Stempin has been passionate about literature and writing since seventh grade, she said. She transfered to CSM in fall 2012. She appreciates Associate Professor Erich Hintze as a mentor and an inspiration. “He guided me and helped me blossom as a writer,” said Stempin, who registered for an English class with Hintze as an elective after meeting her requirements. She earned an associate degree in General Studies: English.

            Stempin is considering colleges that offer anthropology so that she can become proficient in science writing.  

 

Student Speaker

Giving the student address was Winter 2014 Graduate Austin Rick, of Waldorf, who told his fellow graduates that among his favorite quotes is, “The biggest room in the world is the room for improvement. Good, better, best, never let it rest until your good is better and your better is best. Always make room in your life for improvement.”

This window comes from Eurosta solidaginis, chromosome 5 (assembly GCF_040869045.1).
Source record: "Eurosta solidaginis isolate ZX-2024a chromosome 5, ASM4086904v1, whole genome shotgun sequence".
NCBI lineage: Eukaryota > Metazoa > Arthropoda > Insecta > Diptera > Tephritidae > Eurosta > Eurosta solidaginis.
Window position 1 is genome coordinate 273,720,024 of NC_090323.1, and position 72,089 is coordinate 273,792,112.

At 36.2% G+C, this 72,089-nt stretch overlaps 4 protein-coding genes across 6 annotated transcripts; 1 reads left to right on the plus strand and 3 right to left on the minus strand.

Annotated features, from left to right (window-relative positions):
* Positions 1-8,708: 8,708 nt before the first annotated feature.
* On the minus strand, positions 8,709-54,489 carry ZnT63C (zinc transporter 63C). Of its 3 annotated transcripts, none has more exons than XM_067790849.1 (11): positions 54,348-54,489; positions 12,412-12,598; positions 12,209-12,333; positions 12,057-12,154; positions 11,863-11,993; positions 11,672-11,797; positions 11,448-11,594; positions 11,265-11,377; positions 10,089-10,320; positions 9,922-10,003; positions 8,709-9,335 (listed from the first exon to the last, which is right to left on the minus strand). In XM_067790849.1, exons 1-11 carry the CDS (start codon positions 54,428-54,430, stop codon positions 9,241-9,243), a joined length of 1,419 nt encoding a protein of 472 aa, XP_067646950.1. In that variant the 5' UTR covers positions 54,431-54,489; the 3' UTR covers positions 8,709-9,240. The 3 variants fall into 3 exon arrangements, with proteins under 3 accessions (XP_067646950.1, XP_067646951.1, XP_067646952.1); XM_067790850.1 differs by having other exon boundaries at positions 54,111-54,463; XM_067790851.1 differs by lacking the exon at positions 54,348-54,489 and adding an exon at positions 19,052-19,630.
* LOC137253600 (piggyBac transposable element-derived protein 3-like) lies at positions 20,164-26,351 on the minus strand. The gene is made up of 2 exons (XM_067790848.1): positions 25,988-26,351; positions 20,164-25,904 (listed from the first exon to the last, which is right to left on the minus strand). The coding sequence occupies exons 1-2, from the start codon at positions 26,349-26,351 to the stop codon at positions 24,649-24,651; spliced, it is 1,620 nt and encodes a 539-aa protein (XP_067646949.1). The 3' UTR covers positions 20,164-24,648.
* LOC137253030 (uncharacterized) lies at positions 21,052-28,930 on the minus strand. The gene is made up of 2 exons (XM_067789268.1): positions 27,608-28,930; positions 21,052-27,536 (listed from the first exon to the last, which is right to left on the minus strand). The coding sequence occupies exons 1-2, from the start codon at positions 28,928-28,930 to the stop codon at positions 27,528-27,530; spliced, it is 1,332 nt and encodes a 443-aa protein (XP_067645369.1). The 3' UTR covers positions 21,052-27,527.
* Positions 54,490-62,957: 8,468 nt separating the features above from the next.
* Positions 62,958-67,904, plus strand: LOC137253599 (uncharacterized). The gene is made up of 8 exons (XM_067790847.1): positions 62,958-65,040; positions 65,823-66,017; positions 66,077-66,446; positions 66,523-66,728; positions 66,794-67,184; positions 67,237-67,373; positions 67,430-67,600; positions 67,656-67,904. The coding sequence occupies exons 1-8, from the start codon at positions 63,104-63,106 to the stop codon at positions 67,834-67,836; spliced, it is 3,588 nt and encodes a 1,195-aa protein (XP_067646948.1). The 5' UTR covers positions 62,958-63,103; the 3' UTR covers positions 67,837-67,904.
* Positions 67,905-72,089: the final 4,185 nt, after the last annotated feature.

“We can make ourselves into whatever we wish. The formula is simple: recognize possibility, envision success, pursue relentlessly—and swing wide open the door to the biggest room in the world,” he said.

 

Keynote Speaker Vice Adm. David Dunaway

Commencement keynote speaker Vice Adm. David Dunaway, commander, Naval Air Systems Command headquartered at Naval Air Station Patuxent River, told graduates and guests that America’s founding fathers were smart as they placed into the Constitution checks and balances to keep the country focused on individual liberties—life, liberty and the pursuit of happiness. “[As citizens] we are entitled to opportunity. We do our best work when we are service-oriented; when we serve each other more than we serve ourselves. We do our worst work when we are greedy.”